How to Manage Different Generations in The Workplace

  • Employer advice
different generations in the workplace
Kiljon Shukullari

Kiljon Shukullari, HR Advisory Manager

(Last updated )

The modern workforce is made up of workers from diverse generational backgrounds. Many businesses are backed by employees from across four generations: Baby Boomers, Generation X, Generation Y (Millennials), and Generation Z.  

Although each generation can bring its unique perspective, value, and skills to an organization, their differences can also cause potential friction, disagreements, and conflicts. By understanding how to manage different generations in the workplace, employers can retain valuable employees, attract top talent, and benefit from the diversity of a multigenerational workforce.

What are the different generations in the workplace?

There are four main generations of workers dominating today’s workforce: Baby Boomers, Gen X, Gen Y (Millennials), and Gen Z. In some work environments, you may also encounter the Traditionalist Generation, or the Silent Generation, which consists of those born between 1928 and 1945. Though most Traditionalists are in retirement, some remain in the workforce and are usually in part-time, seasonal, or casual work opportunities

More commonly, however, you’ll find these four generations in the workplace: 

Baby Boomers (Born between 1946 and 1964)

Baby Boomers entered the workforce when digital technologies were less common in the workplace. They tend to prefer face-to-face communication or written notes to emails, text, or virtual meetings. These experienced and dedicated workers have a strong work ethic and value job security, stability, and career advancement.

How to motivate Baby Boomer in the workplace

With their decades of experience in the workforce, Baby Boomers have a lot to bring to the table. You can motivate them by recognizing their contributions, acknowledging their experience, creating an age-inclusive company culture, and encouraging them to mentor younger employees.

Keep older Baby Boomers engaged by offering them reduced schedules, flexible work, or providing health-related accommodations. Since many Baby Boomers are approaching retirement, you can retain valuable employees longer by giving them healthcare, pension, and retirement benefits.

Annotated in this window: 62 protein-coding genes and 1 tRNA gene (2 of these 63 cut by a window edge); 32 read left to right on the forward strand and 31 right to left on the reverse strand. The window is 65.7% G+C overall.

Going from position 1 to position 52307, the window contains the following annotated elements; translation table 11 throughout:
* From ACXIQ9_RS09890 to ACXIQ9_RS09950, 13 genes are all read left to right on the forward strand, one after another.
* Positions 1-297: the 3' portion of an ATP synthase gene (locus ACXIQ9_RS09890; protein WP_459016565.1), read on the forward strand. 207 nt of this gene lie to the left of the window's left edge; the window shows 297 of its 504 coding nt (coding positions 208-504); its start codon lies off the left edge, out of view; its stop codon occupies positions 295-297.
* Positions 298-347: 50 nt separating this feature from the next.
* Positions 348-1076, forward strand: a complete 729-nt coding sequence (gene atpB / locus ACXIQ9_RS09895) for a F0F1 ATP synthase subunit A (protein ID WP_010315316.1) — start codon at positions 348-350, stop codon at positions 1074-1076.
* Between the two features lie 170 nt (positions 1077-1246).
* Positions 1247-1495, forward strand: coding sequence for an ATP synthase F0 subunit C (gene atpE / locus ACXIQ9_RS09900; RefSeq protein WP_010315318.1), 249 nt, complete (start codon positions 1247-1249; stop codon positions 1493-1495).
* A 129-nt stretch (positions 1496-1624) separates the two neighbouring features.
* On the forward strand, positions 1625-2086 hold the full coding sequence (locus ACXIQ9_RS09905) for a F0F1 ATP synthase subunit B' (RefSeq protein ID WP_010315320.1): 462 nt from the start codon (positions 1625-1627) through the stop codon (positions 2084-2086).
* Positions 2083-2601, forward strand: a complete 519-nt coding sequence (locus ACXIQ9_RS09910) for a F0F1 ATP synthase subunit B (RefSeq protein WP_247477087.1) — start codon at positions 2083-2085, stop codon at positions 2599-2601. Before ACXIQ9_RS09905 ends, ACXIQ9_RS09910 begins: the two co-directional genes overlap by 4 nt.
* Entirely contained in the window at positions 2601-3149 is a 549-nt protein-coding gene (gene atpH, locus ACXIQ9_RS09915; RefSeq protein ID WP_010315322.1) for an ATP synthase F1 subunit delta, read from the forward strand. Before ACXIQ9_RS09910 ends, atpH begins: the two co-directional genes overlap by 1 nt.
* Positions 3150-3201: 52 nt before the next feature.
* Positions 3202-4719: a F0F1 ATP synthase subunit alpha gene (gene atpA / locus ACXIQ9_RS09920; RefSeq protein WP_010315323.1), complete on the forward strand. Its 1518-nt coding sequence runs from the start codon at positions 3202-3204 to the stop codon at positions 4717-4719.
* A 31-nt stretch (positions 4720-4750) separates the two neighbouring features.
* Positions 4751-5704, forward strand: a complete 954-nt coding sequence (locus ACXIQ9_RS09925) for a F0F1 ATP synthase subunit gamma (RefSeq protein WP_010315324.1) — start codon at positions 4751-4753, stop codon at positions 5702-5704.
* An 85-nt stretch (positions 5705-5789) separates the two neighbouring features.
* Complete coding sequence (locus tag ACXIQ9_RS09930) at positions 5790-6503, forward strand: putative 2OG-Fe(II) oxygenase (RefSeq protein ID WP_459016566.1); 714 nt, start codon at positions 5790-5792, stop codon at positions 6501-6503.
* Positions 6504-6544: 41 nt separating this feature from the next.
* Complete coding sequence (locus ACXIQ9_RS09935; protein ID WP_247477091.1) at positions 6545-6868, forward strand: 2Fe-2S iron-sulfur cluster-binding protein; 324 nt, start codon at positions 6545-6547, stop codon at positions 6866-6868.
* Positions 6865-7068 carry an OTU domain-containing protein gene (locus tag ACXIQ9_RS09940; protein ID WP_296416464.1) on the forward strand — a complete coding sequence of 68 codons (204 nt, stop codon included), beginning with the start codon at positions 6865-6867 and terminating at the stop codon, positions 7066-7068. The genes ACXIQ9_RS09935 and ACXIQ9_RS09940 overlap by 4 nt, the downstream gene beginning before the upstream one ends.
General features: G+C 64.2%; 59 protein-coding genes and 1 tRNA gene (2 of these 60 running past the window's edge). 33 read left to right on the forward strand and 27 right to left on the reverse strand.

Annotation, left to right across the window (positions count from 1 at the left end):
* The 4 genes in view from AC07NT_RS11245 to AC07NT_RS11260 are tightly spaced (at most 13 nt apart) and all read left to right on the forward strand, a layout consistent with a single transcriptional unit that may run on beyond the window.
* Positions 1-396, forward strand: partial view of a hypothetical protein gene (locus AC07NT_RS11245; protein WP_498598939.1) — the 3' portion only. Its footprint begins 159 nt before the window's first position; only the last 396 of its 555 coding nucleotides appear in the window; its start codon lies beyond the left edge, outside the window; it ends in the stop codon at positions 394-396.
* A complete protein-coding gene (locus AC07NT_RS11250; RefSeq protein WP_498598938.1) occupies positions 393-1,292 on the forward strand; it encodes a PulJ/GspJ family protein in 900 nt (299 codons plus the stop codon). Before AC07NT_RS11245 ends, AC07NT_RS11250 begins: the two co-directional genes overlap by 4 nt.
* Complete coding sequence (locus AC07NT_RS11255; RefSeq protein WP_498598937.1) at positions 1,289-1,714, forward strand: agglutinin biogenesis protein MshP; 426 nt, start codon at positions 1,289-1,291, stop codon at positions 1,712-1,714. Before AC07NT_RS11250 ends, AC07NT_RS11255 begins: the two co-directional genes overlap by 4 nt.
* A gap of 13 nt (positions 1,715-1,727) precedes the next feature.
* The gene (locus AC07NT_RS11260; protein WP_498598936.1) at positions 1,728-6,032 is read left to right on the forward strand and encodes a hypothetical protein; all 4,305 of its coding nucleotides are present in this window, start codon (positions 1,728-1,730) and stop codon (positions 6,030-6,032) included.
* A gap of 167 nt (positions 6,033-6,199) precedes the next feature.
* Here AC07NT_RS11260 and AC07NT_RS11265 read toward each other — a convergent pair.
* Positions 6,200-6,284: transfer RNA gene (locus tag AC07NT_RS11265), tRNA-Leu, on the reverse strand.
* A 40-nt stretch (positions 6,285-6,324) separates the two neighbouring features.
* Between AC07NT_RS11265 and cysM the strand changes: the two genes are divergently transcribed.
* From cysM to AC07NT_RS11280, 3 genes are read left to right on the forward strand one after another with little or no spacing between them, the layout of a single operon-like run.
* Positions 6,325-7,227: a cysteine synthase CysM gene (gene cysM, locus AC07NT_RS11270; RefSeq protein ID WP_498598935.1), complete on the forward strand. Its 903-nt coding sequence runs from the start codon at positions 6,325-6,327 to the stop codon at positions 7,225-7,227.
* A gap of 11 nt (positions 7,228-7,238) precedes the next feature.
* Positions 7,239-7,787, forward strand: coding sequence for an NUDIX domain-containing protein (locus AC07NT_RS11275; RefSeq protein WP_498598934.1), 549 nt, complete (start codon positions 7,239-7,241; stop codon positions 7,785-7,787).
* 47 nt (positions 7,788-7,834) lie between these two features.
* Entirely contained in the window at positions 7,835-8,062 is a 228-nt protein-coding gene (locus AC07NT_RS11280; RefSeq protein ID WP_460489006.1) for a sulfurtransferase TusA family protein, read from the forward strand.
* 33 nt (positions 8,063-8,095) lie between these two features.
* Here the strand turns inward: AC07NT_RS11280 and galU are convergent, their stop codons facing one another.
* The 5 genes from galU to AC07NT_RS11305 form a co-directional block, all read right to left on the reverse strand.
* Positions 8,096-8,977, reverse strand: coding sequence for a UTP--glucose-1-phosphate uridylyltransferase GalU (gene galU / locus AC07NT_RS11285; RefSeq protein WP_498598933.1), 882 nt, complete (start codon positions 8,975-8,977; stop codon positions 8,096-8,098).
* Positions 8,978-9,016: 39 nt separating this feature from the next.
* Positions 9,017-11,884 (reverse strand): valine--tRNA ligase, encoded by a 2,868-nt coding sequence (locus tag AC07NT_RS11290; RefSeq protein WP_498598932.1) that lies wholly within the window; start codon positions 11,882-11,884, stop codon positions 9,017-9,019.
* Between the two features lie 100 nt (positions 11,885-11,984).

How to retain Baby Boomer employees:

Here are some work options and benefits you can offer Baby Boomer employees to retain them:

  • Mentorship opportunities.
  • Age-inclusive company culture.
  • Health and wellness benefits.
  • Company benefits for retirement.
  • Personal and health-related accommodations.
  • Phased retirement options and retirement assistance.

Generation X (Born between 1965 and 1980)

Gen X is currently the second largest generation in the workforce behind the Millennials. They are sometimes known as the “latchkey generation” since Gen X grew up during a time when the traditional family structure shifted toward dual income households, with both parents employed in full-time or part-time positions. As a result, Gen Xers tend to be more independent, adaptable, and entrepreneurial, and value work-life balance – a term they introduced to the workplace. 

Although once colloquially called the “MTV Generation” – a broad generalization and criticism of Gen X’s supposed cynical, apathetic, and slacker attitude – many have shed that moniker and taken on leadership roles in organizations. Some even became startup entrepreneurs and independent business owners.

How to motivate Gen X in the workplace

In general, Gen X employees enjoy working independently with minimal supervision. You can motivate Gen Xers by giving them challenging assignments, autonomy at work, and opportunities for skill development. Keep Gen X employees engaged by allowing them to take ownership of their projects and greater freedom in decision-making. 

You can also retain valuable, experienced Gen X employees by offering them leadership positions and recognizing their contributions through performance-based rewards, public appreciation, or personalized feedback. Gen X employees will also appreciate their employers giving them flexible work arrangements since many of them are parents or even grandparents.

How to retain Gen X employees:

Here are some work benefits and incentives you can offer Gen X employees:

  • Competitive compensation.
  • Performance-based bonuses.
  • Professional development opportunities.
  • Flexible work arrangements.
  • Generous paid time off.
  • Employee recognition programs.

Generation Y (Millennials) (Born between 1981 and 1996)